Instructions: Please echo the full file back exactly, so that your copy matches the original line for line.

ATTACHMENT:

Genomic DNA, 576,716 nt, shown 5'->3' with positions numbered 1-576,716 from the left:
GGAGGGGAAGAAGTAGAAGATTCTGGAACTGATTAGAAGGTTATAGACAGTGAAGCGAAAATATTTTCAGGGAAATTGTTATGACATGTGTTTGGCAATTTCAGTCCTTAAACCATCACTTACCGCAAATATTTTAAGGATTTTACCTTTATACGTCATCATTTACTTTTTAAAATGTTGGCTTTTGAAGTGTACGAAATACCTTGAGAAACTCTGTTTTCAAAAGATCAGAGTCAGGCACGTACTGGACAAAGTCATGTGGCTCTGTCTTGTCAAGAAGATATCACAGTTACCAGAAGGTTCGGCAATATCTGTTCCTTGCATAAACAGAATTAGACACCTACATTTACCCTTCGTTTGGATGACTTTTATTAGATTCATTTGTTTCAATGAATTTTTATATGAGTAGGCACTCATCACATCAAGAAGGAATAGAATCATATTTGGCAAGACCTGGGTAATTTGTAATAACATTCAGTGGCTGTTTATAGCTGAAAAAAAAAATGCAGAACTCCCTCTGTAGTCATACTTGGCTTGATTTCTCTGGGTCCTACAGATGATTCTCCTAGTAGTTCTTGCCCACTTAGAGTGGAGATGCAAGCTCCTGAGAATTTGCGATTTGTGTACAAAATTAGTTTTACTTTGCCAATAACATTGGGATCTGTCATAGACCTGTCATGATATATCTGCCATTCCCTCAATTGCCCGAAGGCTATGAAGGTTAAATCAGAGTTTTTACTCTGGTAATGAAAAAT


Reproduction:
Genomic DNA, 576,716 nt, shown 5'->3' with positions numbered 1-576,716 from the left:
GGAGGGGAAGAAGTAGAAGATTCTGGAACTGATTAGAAGGTTATAGACAGTGAAGCGAAAATATTTTCAGGGAAATTGTTATGACATGTGTTTGGCAATTTCAGTCCTTAAACCATCACTTACCGCAAATATTTTAAGGATTTTACCTTTATACGTCATCATTTACTTTTTAAAATGTTGGCTTTTGAAGTGTACGAAATACCTTGAGAAACTCTGTTTTCAAAAGATCAGAGTCAGGCACGTACTGGACAAAGTCATGTGGCTCTGTCTTGTCAAGAAGATATCACAGTTACCAGAAGGTTCGGCAATATCTGTTCCTTGCATAAACAGAATTAGACACCTACATTTACCCTTCGTTTGGATGACTTTTATTAGATTCATTTGTTTCAATGAATTTTTATATGAGTAGGCACTCATCACATCAAGAAGGAATAGAATCATATTTGGCAAGACCTGGGTAATTTGTAATAACATTCAGTGGCTGTTTATAGCTGAAAAAAAAAATGCAGAACTCCCTCTGTAGTCATACTTGGCTTGATTTCTCTGGGTCCTACAGATGATTCTCCTAGTAGTTCTTGCCCACTTAGAGTGGAGATGCAAGCTCCTGAGAATTTGCGATTTGTGTACAAAATTAGTTTTACTTTGCCAATAACATTGGGATCTGTCATAGACCTGTCATGATATATCTGCCATTCCCTCAATTGCCCGAAGGCTATGAAGGTTAAATCAGAGTTTTTACTCTGGTAATGAAAAAT